Dance music singers should be seen and heard

Written by: Terry Church

Barbara Tucker, Michelle Weeks, Kenny Bobien and other famous house music vocalists appeared on stage at Britain’s Southport Weekender last weekend. They weren’t on the bill. They weren’t invited. They weren’t even real. But “if you weren’t paying attention, you would have sworn they were actually there in person,” says US DJ Kerri Chandler, who conjured up the apparitions in the middle of his set.

Kerri Chandler believes singers should be seen and heard. He feels so strongly about this, that he built a system that enables him to project singing and dancing 3D holograms of the vocalists behind the tracks in his collection, as he plays them in clubs. He hopes that by taking the spotlight away from the DJ booth and shining it onto the vocalists, their efforts and talent will be recognised.

“You never see vocalists in the clubs anymore,” says Kerri, who seems angry, perhaps even sad about their absence. “Nowadays, it’s all about the DJs and the producers, but the singers behind the records, the beautiful voices that gave house music its soul, deserve attention.”

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Vocal Training: Melisma

Melisma, in music, is the singing of a single syllable of text while moving between several different notes in succession. Music sung in this style is referred to as melismatic, as opposed to syllabic, where each syllable of text is matched to a single note. (Wiki)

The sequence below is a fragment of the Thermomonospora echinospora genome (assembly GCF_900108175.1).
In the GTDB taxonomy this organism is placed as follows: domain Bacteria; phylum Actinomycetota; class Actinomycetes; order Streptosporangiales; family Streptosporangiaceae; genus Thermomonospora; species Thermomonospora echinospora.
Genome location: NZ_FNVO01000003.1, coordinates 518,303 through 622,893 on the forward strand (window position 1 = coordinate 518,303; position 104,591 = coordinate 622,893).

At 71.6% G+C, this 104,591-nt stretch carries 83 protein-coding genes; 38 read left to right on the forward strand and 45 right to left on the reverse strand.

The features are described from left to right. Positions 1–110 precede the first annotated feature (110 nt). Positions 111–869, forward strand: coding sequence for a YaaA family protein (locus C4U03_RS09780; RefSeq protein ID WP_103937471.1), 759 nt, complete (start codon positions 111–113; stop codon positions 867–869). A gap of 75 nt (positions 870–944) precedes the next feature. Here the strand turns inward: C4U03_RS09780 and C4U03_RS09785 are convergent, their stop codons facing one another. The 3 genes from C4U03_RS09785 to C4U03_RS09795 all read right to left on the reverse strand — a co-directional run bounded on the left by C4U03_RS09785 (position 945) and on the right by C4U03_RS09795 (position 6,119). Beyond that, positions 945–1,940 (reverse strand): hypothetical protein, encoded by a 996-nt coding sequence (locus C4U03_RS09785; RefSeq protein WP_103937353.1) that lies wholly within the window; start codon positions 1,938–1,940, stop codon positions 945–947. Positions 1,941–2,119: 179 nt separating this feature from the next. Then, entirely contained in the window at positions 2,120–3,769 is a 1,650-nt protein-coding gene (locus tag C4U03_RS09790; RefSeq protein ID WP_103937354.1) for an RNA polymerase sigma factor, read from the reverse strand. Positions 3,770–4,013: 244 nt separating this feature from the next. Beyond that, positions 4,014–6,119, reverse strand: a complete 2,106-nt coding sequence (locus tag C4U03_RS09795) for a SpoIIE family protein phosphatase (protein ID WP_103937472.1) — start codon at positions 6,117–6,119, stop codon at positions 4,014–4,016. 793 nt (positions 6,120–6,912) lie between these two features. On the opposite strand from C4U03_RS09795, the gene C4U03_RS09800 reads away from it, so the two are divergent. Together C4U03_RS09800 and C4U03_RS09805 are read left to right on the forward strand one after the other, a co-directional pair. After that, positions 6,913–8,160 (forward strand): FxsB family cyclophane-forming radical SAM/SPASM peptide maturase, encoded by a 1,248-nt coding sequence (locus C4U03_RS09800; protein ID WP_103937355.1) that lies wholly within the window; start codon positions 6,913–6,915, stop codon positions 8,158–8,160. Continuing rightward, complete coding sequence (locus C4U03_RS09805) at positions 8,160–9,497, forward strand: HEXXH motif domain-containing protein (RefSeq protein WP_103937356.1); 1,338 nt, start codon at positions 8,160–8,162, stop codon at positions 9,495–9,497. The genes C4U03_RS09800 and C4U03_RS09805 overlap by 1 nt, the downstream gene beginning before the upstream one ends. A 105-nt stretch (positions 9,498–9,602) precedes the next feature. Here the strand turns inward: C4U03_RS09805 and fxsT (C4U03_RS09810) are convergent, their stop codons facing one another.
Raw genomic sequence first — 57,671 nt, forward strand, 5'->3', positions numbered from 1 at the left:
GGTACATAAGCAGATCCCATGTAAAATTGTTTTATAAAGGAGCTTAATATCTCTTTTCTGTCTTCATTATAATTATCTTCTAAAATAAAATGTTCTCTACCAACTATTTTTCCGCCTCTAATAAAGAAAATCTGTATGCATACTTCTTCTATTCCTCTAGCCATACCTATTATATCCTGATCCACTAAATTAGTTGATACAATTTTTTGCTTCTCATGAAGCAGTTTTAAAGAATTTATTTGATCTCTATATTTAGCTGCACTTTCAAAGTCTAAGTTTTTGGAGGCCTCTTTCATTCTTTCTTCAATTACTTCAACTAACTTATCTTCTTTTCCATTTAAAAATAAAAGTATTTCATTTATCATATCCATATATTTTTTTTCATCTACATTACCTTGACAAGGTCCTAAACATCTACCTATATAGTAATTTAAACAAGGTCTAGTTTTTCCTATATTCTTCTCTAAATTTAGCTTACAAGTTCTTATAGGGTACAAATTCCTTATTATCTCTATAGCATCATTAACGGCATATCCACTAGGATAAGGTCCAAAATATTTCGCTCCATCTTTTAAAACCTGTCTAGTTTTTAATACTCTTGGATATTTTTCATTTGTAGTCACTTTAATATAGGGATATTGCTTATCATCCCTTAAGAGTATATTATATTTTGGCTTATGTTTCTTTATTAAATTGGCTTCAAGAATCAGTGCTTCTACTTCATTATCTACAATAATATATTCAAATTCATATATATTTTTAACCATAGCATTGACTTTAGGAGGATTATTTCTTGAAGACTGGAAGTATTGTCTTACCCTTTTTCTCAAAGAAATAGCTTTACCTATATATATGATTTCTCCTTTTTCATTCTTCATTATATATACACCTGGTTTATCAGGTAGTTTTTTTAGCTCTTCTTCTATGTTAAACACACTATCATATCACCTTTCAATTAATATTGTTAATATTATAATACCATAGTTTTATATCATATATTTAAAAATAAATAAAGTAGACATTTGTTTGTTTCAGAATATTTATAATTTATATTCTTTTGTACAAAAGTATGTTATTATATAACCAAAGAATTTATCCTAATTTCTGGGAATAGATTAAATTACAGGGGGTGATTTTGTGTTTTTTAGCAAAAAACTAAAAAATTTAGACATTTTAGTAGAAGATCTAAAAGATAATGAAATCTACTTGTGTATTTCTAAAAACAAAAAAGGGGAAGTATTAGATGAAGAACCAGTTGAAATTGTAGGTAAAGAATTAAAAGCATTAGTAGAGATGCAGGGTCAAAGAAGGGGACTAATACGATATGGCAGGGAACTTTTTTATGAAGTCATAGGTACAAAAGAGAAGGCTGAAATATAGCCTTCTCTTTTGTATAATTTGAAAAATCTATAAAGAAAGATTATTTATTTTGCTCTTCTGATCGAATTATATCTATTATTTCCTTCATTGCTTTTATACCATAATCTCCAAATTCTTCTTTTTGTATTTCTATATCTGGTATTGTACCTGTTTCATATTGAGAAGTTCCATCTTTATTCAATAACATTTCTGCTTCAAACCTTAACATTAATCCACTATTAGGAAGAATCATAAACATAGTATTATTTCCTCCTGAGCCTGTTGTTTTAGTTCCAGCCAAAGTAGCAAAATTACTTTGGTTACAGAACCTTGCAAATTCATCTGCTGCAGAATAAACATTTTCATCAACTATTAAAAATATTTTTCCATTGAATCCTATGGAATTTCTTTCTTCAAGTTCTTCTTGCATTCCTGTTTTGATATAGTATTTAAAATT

Whitney Houston will be remembered as a master of “melisma”. But what is it and why did it influence a generation of singers and talent show aspirants?

The vocal technique traces its roots back to Gregorian chants and the ragas of Indian classical music.

In the modern era singers such as Aretha Franklin, Ray Charles and Sam Cooke are credited with bringing melisma from the choirs of churches to mainstream audiences.

Mariah Carey’s Vision of Love was a notable use. But it was Houston who popularised it and stretched the standards by attaching complicated strings of notes to single syllables.

But the term “melisma” is still relatively obscure within the pop music industry, with the effect often described simply as “ad libbing” or “riffing”.

Read full article here at the BBC.